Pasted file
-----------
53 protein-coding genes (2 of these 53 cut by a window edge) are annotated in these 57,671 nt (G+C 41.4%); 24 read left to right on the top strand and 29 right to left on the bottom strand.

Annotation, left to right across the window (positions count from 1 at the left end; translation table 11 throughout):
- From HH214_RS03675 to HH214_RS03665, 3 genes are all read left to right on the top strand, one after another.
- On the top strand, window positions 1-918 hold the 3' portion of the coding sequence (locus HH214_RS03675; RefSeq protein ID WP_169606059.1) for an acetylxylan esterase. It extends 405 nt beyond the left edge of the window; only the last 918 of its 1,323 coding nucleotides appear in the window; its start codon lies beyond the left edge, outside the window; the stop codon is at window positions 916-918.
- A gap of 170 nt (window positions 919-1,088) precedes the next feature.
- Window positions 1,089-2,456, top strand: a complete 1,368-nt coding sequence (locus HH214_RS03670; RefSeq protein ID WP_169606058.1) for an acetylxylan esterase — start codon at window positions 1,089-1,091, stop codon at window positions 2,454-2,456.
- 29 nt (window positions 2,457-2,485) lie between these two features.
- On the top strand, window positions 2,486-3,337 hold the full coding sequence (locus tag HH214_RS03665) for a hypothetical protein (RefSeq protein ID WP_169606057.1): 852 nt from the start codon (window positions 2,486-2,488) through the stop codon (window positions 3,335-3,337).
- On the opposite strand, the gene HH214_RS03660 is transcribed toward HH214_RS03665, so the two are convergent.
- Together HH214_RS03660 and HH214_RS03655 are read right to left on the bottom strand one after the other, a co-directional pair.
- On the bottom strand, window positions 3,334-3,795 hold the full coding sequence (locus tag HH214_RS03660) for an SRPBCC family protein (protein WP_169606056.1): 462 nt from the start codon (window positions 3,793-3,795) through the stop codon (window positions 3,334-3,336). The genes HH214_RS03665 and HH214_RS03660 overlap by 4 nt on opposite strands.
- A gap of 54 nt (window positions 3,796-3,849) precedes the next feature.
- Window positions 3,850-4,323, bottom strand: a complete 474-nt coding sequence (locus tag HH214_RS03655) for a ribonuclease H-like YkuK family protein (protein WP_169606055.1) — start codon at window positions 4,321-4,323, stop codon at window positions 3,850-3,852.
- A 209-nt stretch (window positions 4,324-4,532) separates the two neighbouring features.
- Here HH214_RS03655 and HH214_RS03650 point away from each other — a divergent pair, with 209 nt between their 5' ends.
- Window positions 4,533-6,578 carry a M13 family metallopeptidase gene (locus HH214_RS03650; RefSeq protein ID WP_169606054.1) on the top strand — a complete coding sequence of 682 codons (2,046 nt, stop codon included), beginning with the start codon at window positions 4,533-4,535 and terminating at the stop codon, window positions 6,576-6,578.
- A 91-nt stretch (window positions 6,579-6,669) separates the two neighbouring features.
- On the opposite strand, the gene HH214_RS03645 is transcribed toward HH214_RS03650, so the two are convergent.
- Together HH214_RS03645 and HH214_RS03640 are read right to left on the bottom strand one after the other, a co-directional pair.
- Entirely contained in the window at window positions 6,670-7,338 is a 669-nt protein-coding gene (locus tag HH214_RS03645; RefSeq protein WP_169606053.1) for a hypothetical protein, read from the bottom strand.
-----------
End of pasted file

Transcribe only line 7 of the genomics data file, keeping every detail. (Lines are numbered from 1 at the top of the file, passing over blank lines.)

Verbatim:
- 29 nt (window positions 2,457-2,485) lie between these two features.